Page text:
Apart from lifting young adults out of poverty, Year Up is helping companies across all industries address what he says is a widening "skills gap." Many struggle to fill entry-level technology positions, because they can't find people with the right skills or the starting salaries simply aren't enough for recent college graduates with $100,000 of student debt, Chertavian says. At the same time, there are roughly 6 million unemployed young adults in the country who, with the right training, could fill these jobs.

"These are knowledge-based jobs that provide a career path, but a lot of new college grads can't afford to take a job at $32,000 a year," says Chertavian, 49. "So we have this tremendous opportunity" to employ young people who have been looked at as "social liabilities rather than economic assets."

The first Year Up class, in 2001, had just 22 students, but class sizes have grown larger each year as more companies have committed to hiring the graduates. About 2,750 students completed the program last year, with most finding work at any one of Year Up's 250 partner companies. According to Chertavian, 85% of Year Up graduates find jobs paying at least $16 an hour within four months of graduating. "Many four-year colleges would love to have our results," he says.

The typical Year Up student is between 18 and 24 years old with little more than a high-school diploma or a GED. Most students are low income and 95% are minorities.

Chertavian says that roughly four in 10 of young adults who express interest in the program eventually apply and, of those four, generally two get accepted. Students spend the first six months in the classroom — either at a Year Up facility or a partner community college — learning both the technical and the soft skills. They spend the next six months interning at one of the partner companies.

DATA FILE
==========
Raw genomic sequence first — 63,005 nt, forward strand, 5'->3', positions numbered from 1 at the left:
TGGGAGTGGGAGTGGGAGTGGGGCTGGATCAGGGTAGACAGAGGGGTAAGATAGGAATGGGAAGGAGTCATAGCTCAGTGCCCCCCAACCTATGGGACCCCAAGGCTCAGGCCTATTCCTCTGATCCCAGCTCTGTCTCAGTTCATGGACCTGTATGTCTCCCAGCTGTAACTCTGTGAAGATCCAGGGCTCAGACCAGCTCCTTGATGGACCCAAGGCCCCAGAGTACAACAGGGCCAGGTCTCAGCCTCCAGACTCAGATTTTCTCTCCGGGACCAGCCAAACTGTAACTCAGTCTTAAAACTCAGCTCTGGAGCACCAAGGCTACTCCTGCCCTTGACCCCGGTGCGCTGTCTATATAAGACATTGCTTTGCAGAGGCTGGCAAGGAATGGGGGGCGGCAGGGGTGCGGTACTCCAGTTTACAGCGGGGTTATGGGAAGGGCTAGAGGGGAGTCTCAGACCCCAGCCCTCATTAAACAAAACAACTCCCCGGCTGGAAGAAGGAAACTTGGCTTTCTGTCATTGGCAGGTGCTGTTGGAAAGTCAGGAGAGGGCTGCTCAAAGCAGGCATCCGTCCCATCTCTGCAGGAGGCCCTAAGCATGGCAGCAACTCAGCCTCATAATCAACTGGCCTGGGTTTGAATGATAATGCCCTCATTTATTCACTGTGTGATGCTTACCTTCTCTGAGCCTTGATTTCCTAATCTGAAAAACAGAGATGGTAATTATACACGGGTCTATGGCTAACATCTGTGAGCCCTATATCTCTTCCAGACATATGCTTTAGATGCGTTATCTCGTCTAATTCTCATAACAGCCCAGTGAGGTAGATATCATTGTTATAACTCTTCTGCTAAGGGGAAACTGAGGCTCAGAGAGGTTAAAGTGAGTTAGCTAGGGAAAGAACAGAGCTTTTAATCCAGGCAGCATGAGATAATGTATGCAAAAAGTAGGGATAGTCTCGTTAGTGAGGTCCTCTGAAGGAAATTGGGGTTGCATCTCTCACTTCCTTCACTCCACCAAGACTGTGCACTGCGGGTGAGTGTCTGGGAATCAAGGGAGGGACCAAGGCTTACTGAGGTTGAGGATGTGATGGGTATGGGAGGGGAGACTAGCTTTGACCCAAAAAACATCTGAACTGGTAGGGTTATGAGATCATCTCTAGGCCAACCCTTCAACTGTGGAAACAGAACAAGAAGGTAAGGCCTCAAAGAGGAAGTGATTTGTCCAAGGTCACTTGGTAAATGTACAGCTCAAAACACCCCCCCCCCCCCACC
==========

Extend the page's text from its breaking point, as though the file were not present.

The companies pay Year Up about $950 weekly throughout the yearlong program for each intern they take on. The fee covers the cost of the program for that student, including a stipend and any community college credits received as part of the training. (The students do not receive additional pay beyond the stipend.)

"It's not inexpensive," Chertavian acknowledges, "but it is less expensive than other forms of human capital. It's a cost-effective way to bring talent in the door."

One of the program's many success stories is Jason Coullette, a 2008 graduate of the program who now works as a compliance analyst at JPMorgan Chase.

Coullette was two years out of high school, taking college classes and working as a dietary aide at a hospital, when he heard about Year Up. Though he was making decent money, Coullette saw it as a dead-end job and jumped at the chance to enroll in Year Up. "A lot of friends I told about the change I was making thought I was crazy," says Coullette, who was born and raised in Queens. "They were like, 'You're making $18 an hour and you are going to give that up?'"